Battery Life

The G73 is a 17.3” notebook chassis with a 75Wh battery; we know what that means, right? You’re not going to get all-day computing, or even half a day (unless you have a six-hour workday). We also know that Sandy Bridge is more power efficient than Clarksfield, so we should see some gains relative to the G73JW. And that’s exactly what we get.

Battery Life - Idle

Battery Life - Internet

Battery Life - H.264 Playback

Relative Battery Life

Idle battery life is up 17% to 3.75 hours, and that’s the smallest increase. Internet battery life is up 27%, though it falls just shy of the three-hour mark, and H.264 decoding is up 39% to over 2.5 hours. While those are all fairly impressive increases over the previous generation, let’s not lose sight of what we could get with switchable graphics. A vanilla i7-2820QM notebook running off the HD 3000 IGP manages roughly double the runtime in our battery life testing, and that’s with a slightly smaller battery.

We can actually estimate the idle power requirements of the GTX 460M based off of those results, and let me tell ya, it ain’t pretty. Based on the 71Wh battery and the various test results, the Compal SNB notebook we tested used an average of 9.04W at idle, 10.24W in the Internet test, and 16.38W in H.264 playback. In comparison, the G73SW averages 20.64W idle, 26.95W Internet, and 28.66W in H.264 decoding. That means the GTX 460M requires roughly 10W at idle with very low clocks (50MHz core, 270MHz RAM), around 15W with a web browser showing Flash advertisements, and the difference between HD 3000 and GTX 460M in H.264 encoding is back to ~10W. Sadly, these high-power GPUs just aren’t very friendly to battery life, with just the GPU using about as much power as the rest of the notebook combined. Here’s where NVIDIA’s Optimus Technology would have been useful: twice the battery life, the ability to use Intel’s QuickSync technology, and discrete graphics performance when you want it.

Plugged in power numbrs are all higher, as the GPU isn't in "limp mode" and we also ran the LCD at maximum brightness. At idle, we measured 27W at the outlet using a Kill-A-Watt device; taking into account power adapter inefficiency, that figure matches up pretty well with our above calculation. When we put a 100% load on just the CPU (using Cinebench 11.5 SMP), power draw gets as high as 87W. Running through the various 3DMark tests, we saw a maximum "typical gaming" load of 114W, whereas Furmark manages to push the GPU just a little harder and we measured up to 125W. It's also interesting to note that we couldn't get power draw any higher by running Furmark with a CPU loading utility; the CPU load was apparently enough to reduce Furmark performance and so our "worst-case" CPU+GPU load actually dropped to 118W. Again, factoring in power adapter inefficiencies, there's still plenty of headroom on the 150W power brick (unlike the 300W brick in the Clevo X7200 with SLI systems), so you can even play games while charging the battery.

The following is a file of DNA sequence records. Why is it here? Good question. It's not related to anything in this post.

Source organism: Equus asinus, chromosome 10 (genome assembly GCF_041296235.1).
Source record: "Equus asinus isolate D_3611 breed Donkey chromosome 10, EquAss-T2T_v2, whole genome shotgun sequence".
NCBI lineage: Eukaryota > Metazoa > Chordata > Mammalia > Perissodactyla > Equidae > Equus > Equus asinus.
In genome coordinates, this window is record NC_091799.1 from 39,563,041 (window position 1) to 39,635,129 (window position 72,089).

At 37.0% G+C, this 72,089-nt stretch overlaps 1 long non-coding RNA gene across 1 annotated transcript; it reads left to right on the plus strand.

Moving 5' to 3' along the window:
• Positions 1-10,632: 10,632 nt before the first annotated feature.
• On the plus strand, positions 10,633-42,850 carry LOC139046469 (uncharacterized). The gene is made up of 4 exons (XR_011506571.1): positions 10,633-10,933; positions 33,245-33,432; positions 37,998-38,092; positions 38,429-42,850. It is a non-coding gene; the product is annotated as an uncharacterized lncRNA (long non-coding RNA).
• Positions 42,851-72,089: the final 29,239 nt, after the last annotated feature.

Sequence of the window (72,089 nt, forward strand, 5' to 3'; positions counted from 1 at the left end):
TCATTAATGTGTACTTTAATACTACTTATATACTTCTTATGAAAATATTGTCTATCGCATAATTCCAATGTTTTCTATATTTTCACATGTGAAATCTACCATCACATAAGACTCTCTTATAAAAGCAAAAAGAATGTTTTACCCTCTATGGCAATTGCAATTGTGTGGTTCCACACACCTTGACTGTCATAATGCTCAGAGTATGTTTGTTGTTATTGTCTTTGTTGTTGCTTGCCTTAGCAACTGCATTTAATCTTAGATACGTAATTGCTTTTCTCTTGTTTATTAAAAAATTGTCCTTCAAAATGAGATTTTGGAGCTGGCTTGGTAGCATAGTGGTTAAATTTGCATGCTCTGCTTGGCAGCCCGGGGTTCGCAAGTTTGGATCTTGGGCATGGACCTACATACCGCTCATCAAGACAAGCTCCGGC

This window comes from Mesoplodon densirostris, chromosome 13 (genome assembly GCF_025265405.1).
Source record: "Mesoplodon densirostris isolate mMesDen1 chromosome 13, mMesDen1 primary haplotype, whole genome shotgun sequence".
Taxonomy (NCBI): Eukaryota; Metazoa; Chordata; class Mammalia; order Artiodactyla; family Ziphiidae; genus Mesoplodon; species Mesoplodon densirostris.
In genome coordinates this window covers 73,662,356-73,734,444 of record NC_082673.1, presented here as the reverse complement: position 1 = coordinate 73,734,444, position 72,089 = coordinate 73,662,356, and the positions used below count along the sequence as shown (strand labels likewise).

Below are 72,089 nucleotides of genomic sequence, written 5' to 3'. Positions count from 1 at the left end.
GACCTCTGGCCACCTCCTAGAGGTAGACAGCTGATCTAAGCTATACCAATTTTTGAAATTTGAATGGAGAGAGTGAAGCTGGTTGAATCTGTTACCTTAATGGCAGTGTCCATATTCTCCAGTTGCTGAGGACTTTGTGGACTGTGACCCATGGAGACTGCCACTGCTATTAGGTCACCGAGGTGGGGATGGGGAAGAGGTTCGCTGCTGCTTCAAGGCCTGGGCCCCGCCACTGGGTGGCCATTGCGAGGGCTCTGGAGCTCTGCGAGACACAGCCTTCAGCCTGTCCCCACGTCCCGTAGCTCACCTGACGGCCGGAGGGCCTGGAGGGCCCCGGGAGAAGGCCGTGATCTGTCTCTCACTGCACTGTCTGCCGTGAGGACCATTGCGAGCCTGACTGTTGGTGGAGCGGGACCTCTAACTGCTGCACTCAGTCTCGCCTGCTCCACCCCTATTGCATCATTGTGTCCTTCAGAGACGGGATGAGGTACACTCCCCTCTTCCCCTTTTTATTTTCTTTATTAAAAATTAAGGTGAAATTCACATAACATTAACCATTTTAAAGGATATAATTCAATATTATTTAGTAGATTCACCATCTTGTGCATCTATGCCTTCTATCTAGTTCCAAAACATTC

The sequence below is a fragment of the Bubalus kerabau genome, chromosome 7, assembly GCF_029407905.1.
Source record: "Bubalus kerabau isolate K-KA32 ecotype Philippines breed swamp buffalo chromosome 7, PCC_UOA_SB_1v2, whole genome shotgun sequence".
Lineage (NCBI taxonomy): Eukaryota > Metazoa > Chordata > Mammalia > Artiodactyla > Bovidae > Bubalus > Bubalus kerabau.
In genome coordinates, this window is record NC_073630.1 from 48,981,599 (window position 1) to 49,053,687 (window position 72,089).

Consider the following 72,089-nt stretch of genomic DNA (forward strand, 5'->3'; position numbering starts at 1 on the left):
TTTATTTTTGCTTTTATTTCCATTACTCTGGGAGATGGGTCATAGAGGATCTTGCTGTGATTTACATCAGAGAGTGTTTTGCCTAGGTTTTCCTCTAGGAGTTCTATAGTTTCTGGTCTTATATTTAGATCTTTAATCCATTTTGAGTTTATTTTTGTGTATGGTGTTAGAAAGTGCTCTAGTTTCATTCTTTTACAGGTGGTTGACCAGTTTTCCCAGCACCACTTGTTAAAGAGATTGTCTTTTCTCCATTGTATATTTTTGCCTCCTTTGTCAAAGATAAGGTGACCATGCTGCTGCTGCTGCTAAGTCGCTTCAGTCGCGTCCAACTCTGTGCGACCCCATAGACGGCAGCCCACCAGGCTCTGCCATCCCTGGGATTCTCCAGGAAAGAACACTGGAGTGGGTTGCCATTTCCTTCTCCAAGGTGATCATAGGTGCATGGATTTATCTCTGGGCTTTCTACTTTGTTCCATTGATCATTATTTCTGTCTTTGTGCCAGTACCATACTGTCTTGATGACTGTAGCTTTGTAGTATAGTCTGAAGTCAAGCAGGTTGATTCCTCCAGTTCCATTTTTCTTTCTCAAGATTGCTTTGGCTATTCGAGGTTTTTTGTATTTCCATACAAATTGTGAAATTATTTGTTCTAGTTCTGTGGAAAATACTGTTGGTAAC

We've had some reader requests for a few other battery life metrics. Charging time on the G73SW (with the system powered up) checked in at 168 minutes; it might recharge slightly faster if the system is off, but with a 150W power brick there should be plenty of extra juice for the charging circuit. If you want to run the LCD at maximum brightness rather than 100 nits (or cd/m2 if you prefer), idle battery life drops to 195 minutes. So the extra 55 nits of brightness requires an additional ~2.5W of power. We also ran our Internet test with Pandora open and streaming music in a separate browser tab; that dropped battery life down to 140 minutes. Finally, what about gaming on battery? With the GPU set for maximum performance, we managed 67 minutes looping 3DMark06, but there’s still a catch.